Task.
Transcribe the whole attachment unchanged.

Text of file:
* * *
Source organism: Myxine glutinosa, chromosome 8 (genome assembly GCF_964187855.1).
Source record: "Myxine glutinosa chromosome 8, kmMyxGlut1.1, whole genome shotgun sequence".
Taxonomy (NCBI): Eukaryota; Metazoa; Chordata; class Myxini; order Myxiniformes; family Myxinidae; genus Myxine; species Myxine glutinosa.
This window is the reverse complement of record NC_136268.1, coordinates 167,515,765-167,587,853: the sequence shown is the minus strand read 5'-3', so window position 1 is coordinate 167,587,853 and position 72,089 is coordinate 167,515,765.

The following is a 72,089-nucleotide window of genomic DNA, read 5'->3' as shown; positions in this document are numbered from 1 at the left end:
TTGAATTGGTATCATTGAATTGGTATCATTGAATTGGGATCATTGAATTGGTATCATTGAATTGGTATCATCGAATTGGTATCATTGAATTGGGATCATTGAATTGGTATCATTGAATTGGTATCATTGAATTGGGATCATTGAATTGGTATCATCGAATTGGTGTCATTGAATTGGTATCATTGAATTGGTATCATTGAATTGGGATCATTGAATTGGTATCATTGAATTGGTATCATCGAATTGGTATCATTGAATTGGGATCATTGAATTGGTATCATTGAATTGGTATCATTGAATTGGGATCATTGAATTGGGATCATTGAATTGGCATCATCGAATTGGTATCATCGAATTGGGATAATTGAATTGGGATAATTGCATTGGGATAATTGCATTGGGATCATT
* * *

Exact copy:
Source organism: Myxine glutinosa, chromosome 8 (genome assembly GCF_964187855.1).
Source record: "Myxine glutinosa chromosome 8, kmMyxGlut1.1, whole genome shotgun sequence".
Taxonomy (NCBI): Eukaryota; Metazoa; Chordata; class Myxini; order Myxiniformes; family Myxinidae; genus Myxine; species Myxine glutinosa.
This window is the reverse complement of record NC_136268.1, coordinates 167,515,765-167,587,853: the sequence shown is the minus strand read 5'-3', so window position 1 is coordinate 167,587,853 and position 72,089 is coordinate 167,515,765.

The following is a 72,089-nucleotide window of genomic DNA, read 5'->3' as shown; positions in this document are numbered from 1 at the left end:
TTGAATTGGTATCATTGAATTGGTATCATTGAATTGGGATCATTGAATTGGTATCATTGAATTGGTATCATCGAATTGGTATCATTGAATTGGGATCATTGAATTGGTATCATTGAATTGGTATCATTGAATTGGGATCATTGAATTGGTATCATCGAATTGGTGTCATTGAATTGGTATCATTGAATTGGTATCATTGAATTGGGATCATTGAATTGGTATCATTGAATTGGTATCATCGAATTGGTATCATTGAATTGGGATCATTGAATTGGTATCATTGAATTGGTATCATTGAATTGGGATCATTGAATTGGGATCATTGAATTGGCATCATCGAATTGGTATCATCGAATTGGGATAATTGAATTGGGATAATTGCATTGGGATAATTGCATTGGGATCATT